OK, great. Well, thank you for breaking that down and letting us know kind of how you got to where you are today. And that reference to the Ginsu, that was definitely a blast from the past. I know some of our younger listeners may not catch that or may not be familiar with that. Update me a little bit. Yeah, that’s me, because I reckon I remember that so well watching TV back in the 80s and yeah, I remember those commercials where they were cutting through everything with that.

I remember they were cutting through some nails. Yeah. Another not like that was when it was next level is like this is a knife cutting through a knife. Yeah I remember that.

That was the other day. I was kind of reminiscing and I looked and I think they said those commercials sold like five hundred million dollars worth of knives, which it was in the 80s.

Right. Like that in today’s dollars and how much that is maybe maybe a billion dollars for the night, but a crazy amount. Those ads were phenomenal. Yeah, they were.

And I mean, just the fact that I remember that and like you said, you remember how they were cutting through cans just, you know, goes to the fact that when you’re creating content like that to kind of put yourself out there, you got to be memorable. And if you are, you know, people will remember it for decades. That will reflect on the bottom line. Exactly.

And if you look at some of the there were long form infomercials and short form infomercials. And if anybody’s been in the direct response TV world, there’s like short form D-R, which is like two to three minute TV commercials. But they’re the commercials are run to get a sale, to get a direct response, like a flex seal is a newer one, or like Occy Clean with Billy Mays and stuff like that. The YouTube we run, the type of YouTube that I see working for e commerce companies is more along those lines.

You don’t have to have the same personality, doesn’t have to be kind of the over top pitch type approach. But demonstrating the product, eliciting a response, that’s more what we do on YouTube. So there is some direct correlation between that response and YouTube, which is interesting.

That’s good to know.

So when we get into it, why don’t we, I guess, break once you break it down for our listeners as far as YouTube ads, how are they structured and really how are they different from other platforms? Because these days there’s a million other ad platforms out there and some might be familiar with. But there’s well, this may not be familiar with YouTube. So how do how is it different?

Yeah, great question. So it kind of break it down a little bit. And I think one of the first things I’d want to look at is how the ads work. And the first thing I would say is if you’re having success with Facebook video ads, you’ll probably see success with YouTube video ads. But they do function quite differently. And the exact creative, the exact ads you’re running on Facebook, you probably won’t be able to run that exactly like it is on YouTube.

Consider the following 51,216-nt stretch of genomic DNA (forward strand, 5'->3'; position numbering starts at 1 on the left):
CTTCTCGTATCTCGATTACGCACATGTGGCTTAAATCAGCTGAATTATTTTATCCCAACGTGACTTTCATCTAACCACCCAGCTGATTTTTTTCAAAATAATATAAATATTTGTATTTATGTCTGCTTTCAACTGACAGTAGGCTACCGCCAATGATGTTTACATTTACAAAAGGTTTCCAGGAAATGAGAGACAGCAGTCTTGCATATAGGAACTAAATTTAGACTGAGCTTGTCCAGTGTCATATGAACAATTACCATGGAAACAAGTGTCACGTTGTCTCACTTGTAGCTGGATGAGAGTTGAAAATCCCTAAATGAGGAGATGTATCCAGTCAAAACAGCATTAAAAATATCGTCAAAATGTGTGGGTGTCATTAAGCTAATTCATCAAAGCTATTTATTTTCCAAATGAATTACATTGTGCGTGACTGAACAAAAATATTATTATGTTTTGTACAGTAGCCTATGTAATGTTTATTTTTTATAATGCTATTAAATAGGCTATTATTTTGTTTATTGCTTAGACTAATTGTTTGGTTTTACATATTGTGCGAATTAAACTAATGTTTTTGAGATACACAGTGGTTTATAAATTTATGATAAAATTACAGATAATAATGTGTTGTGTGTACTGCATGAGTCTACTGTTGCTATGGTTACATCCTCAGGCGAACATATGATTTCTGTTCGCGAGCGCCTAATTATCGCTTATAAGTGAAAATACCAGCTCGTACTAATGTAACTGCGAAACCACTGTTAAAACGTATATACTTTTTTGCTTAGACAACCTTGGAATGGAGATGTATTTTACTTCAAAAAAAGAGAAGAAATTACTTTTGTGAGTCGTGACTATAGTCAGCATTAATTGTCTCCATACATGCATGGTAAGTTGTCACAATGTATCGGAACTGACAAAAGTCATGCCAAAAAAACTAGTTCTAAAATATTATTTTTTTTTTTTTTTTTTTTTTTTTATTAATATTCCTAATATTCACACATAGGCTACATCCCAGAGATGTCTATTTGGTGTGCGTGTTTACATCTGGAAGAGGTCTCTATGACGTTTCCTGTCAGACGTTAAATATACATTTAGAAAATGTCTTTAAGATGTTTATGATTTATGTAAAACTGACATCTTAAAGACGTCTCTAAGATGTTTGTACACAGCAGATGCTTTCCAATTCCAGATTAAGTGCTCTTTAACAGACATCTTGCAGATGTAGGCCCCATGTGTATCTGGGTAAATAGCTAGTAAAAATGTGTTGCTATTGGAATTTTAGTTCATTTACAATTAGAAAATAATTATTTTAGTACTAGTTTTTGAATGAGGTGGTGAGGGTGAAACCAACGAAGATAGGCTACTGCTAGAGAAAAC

But let me just get a break on a few things. So one thing to keep in mind is the type of ads we run are skippable. There are some non skippable types of ads as well, but that’s not really what I recommend at this point. So these are the TrueView ads that usually run before the video that you go to YouTube to watch. Sometimes they’re in the middle sometimes or after, but usually still before.

And so they’re skippable. So after five seconds of the ad playing, the viewer can skip that ad if they’re not interested. And here’s the beauty of it and why it’s called TrueView is that as an advertiser, you only pay if someone watches the ad or clicks through to your site. And so a view is kind of actually about 30 seconds. So someone has to watch for 30 seconds or they have to click through to your site or you don’t pay for that impression.

So that’s a little bit different than Facebook. You know, Facebook counterview. And I think three seconds, if I’m not mistaken, and if that hasn’t changed recently. But YouTube counts it at thirty. So either thirty seconds or if you’re running a shorter video, like a 15 second video or something, someone has to watch the entire video. So to watch the entire video or the 30 second point and have to click through so those items are different.

Another thing that’s different is that people watch YouTube with the sound on. Right. So if you’re scrolling through Instagram, Facebook, a lot of times those ads are muted initially. And that’s good because a lot of people are looking at Facebook or Instagram while this was working or they’re in a place where they can have a sound on or whatever. So it’s good that they’re muted. But it’s not the same with YouTube when you’re watching YouTube, but you’re watching it’s like you’re watching TV almost.